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How to Size Raster Images in Photoshop CS6 for Optimal Onscreen Display

Viewing raster images onscreen in Adobe Photoshop Creative Suite 6 can be tricky because pixel dimensions come into play — especially if you’re putting images on the web — because the display of images is based on 1 image pixel per 1 screen pixel. The most important issue, then, is making sure that your image fits inside your (or your audience’s) monitor when viewed at 100 percent.

When you view an image onscreen, the display size is determined by the pixel dimension, plus the size and setting of the monitor. You therefore need to determine what monitor resolution your audience is likely using and size your graphics accordingly. For example, an 800-x-600-pixel image might display differently, depending on monitor resolution.

Size of Monitor Resolution (in Pixels) How Does an 800-x-600-Pixel Image Display?
27-inch monitor 2560x1440 The image fills a tiny portion of the screen.
22-inch monitor 1920 x 1080 The image fills a small portion of the screen.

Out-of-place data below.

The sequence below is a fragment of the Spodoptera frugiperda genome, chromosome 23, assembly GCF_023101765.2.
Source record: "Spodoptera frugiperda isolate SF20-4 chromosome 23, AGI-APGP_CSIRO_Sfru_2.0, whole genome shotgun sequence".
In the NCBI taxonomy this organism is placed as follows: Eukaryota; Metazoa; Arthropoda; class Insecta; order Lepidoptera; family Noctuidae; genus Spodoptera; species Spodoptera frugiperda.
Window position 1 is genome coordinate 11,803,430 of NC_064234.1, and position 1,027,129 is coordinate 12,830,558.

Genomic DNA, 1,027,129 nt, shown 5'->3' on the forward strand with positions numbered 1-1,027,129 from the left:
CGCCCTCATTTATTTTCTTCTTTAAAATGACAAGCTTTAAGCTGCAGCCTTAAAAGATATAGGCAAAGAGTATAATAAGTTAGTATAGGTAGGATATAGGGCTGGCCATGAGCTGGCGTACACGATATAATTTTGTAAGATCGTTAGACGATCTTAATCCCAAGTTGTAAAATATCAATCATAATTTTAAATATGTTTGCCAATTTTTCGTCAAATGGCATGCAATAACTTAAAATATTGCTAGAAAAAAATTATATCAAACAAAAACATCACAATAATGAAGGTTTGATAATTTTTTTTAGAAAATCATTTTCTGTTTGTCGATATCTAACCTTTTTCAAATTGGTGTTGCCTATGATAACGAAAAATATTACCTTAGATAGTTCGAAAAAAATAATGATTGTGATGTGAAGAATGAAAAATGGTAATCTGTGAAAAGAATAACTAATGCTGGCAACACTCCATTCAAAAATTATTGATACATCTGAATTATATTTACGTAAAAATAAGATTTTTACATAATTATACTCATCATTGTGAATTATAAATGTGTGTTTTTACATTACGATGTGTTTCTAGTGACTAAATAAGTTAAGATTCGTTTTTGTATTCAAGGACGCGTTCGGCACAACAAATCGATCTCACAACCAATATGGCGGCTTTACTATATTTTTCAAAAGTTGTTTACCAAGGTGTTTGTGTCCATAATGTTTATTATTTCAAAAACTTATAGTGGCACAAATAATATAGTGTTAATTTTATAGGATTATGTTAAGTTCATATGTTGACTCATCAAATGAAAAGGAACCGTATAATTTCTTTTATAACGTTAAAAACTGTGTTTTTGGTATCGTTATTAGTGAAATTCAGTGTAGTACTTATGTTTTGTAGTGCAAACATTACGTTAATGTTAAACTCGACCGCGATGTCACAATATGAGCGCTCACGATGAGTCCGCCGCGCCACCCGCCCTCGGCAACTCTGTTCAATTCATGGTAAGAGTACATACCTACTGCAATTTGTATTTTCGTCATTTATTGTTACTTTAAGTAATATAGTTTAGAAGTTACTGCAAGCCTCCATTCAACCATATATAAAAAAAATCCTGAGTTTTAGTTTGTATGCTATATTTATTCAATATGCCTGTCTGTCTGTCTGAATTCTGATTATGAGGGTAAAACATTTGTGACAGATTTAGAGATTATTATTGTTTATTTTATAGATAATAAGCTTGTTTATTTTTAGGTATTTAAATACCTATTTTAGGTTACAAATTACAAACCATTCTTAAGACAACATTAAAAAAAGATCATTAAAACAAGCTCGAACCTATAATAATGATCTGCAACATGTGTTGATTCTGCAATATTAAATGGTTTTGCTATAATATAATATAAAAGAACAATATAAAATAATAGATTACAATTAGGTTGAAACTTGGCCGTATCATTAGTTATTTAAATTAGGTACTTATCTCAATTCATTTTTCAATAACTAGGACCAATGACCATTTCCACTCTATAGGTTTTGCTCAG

17-inch monitor 1024 x 768 The image fills part of the screen.
17-inch MacBook Pro monitor 1920 x 1200 The image fills part of the screen.

You may also hear people referring to monitor resolution in graphic display standards, such as XGA (1024 x 768 pixels), UXGA (1600 x 1200 pixels), WQXGA (2560 x 1600 pixels), and so on.

Resolution is measured in pixels per inch, or ppi. You may also run across the term samples per inch (spi), often used when talking about scanners. Another term you see often is dots per inch (dpi), always used in reference to printers, imagesetters, and other paper-outputting devices. You may hear people refer to dpi as printer resolution.

When displaying images onscreen, the recommended resolution setting is somewhere between 72 ppi and 96 ppi, even though resolution isn’t really a factor in preparing screen images. That’s just because monitors display somewhere in the 72- to 96-ppi range.

So, if you change the physical dimensions of an image, it’s always at a one-to-one ratio with the monitor. If you view an image whose resolution is higher than that of the monitor, the image appears larger onscreen than in print.

For example, try opening (or dragging and dropping) a 300-ppi JPEG file into a browser window. It explodes on your screen. Because the monitor can display only 72 to 96 ppi, it needs a ton of space to show all the pixels.

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